Review: ‘Nina Wu,’ a deep psychological dive into exploitation
“Is nudity necessary in the story or is it just to make a sensation?”
This deliberate rumination meets us only scenes into the newest film from Taiwanese director Midi Z, “Nina Wu.” It is spoken to the titular Nina (Wu Ke-Xi), a Taipei-based livestreamer and aspiring actress who is hesitant to consider a role that seems to promise success but also involves full-frontal nudity. Her agent, one of the many manipulative male characters we meet throughout the film who rely on similarly transparent arguments in favor of supposed artistry or authenticity, is in the midst of attempting to assuage her reluctance. For director Midi, however, this act of meta-discourse also appears to underscore the film’s central thesis.
His psychological thriller roots its movements of narrative destabilization within Nina’s experience of violence and gendered subjugation. We witness her sexual assault, her abusive mistreatment at the hands of a male director whose distorted idea of onscreen intensity is that it must be inextricable from real-life mistreatment. We live also within her psyche — what begin as almost surrealistic visual tics escalate into deeply internal worlds that fully envelop both us and Nina as we are effectively integrated into her worsening psychological state.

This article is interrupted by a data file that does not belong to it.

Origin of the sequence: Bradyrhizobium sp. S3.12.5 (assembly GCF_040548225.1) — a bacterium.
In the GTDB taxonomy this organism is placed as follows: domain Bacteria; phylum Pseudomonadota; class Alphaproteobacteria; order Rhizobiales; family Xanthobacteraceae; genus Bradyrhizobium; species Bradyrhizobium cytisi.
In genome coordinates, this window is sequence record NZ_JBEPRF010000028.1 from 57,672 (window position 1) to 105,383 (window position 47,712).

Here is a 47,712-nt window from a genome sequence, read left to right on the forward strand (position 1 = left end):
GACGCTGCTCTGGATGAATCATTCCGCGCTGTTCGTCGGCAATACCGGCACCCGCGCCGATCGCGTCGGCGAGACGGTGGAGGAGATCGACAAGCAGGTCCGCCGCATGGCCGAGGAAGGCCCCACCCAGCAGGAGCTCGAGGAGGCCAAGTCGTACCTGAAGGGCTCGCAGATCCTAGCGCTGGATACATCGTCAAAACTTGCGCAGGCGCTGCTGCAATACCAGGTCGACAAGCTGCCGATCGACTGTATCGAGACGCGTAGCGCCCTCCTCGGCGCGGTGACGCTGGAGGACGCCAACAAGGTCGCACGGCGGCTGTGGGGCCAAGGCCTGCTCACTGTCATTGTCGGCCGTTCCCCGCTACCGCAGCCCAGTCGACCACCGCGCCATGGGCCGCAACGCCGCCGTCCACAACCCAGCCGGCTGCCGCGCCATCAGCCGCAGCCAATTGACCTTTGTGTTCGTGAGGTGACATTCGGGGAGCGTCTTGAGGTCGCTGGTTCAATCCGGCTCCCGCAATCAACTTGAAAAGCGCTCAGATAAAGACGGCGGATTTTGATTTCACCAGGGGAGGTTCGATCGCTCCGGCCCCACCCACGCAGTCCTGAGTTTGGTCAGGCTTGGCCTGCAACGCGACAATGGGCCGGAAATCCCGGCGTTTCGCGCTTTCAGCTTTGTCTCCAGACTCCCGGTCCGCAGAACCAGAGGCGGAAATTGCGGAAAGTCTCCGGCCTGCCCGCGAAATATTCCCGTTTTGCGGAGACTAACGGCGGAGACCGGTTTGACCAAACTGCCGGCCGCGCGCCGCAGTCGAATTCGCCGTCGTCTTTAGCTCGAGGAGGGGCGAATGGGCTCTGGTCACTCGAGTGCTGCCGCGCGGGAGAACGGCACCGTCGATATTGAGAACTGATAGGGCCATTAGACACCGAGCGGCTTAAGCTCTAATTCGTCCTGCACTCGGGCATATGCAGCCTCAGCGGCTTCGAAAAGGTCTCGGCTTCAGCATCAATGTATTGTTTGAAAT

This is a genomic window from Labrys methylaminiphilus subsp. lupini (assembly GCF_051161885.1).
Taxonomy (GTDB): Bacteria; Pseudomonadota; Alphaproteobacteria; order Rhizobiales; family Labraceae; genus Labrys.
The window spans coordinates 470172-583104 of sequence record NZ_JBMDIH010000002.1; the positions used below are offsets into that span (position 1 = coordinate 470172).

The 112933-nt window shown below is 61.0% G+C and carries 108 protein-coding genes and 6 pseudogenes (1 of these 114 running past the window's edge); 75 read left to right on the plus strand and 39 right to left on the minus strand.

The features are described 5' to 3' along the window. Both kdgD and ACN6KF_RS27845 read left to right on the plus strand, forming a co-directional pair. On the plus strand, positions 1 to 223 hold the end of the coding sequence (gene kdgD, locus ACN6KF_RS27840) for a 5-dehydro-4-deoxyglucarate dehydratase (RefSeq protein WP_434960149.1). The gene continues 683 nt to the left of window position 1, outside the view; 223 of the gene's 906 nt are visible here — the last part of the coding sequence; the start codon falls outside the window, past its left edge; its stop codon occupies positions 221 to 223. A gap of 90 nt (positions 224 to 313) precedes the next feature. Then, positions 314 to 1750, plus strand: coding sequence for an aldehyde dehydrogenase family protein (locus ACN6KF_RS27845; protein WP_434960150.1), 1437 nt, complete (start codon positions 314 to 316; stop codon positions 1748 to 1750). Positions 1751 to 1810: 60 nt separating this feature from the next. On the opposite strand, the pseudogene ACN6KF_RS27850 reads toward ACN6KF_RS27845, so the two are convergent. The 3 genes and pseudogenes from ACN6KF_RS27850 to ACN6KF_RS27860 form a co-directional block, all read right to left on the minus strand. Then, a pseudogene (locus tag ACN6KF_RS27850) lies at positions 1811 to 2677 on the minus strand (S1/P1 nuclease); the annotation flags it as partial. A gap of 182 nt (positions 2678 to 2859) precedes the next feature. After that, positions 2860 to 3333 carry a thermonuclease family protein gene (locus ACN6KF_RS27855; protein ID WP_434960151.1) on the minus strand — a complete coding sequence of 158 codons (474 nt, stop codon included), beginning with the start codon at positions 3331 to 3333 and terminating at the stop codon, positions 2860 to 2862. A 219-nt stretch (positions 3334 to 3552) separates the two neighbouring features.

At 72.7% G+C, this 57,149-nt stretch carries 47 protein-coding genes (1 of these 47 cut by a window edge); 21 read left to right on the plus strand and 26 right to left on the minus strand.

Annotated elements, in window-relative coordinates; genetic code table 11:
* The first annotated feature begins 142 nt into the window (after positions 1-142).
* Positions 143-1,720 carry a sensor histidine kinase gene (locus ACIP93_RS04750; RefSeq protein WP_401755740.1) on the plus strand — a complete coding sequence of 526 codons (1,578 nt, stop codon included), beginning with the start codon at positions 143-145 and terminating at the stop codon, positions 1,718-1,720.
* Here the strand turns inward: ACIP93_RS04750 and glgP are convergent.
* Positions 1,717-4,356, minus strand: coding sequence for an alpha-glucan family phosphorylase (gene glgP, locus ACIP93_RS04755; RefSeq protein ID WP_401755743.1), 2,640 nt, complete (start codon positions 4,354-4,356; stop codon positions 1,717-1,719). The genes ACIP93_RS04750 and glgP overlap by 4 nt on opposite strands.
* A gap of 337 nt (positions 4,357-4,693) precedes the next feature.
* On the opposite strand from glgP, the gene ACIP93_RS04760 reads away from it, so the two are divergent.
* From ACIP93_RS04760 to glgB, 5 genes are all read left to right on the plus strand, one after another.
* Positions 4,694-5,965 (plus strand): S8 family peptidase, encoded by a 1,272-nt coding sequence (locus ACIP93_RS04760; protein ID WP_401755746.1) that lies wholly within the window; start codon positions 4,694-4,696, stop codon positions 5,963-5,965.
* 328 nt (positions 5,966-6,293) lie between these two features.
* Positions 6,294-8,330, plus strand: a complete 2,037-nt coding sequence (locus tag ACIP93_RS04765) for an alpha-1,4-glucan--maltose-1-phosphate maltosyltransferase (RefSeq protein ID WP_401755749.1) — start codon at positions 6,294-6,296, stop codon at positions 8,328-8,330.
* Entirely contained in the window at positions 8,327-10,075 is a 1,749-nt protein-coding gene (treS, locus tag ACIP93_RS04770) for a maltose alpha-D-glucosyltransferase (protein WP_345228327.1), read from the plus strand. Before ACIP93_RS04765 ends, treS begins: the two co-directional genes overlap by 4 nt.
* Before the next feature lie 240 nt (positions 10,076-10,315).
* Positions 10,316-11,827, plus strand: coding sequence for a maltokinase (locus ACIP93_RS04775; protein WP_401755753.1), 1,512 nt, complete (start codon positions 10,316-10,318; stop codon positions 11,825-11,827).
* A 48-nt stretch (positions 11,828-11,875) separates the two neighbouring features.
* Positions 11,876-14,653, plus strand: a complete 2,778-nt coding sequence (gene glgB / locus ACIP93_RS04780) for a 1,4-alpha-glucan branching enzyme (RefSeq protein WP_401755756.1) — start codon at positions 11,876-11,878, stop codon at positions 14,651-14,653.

Wu, who also serves as co-writer, is astonishing in her dexterity and ability to evoke the confrontational as certainly as the desolate. “They’re not only destroying my body but my soul,” she repeats throughout “Nina Wu,” a line from the film-within-a-film that serves a dual purpose here as an indictment expressed with such increasing urgency that it transfigures under the weight of its livedness.
Midi here does not parallel the male gaze that we see Nina experience in multitudes; instead, he bears sympathetic, critical witness to the abuses that she is made to endure as well as the intense decline of her mental stability that it undoubtedly initiates. The concessions that Nina is expected to make as a woman beholden to the desires and abuses of men are here made internal as we witness her mind attempt to navigate the reality of the trauma she has endured.
Truth and delusion intermingle within this space, materializing not as spectacle or doubt, but rather as an embodied, if not literalized, study of the ways in which women attempt to intellectually and emotionally make sense of their experiences of exploitation.
In Taiwanese Mandarin with English subtitles
Running time: 1 hour, 43 minutes
Playing: Laemmle Virtual Cinema; also available on digital and VOD
Inside the business of entertainment
The Wide Shot brings you news, analysis and insights on everything from streaming wars to production — and what it all means for the future.
You may occasionally receive promotional content from the Los Angeles Times.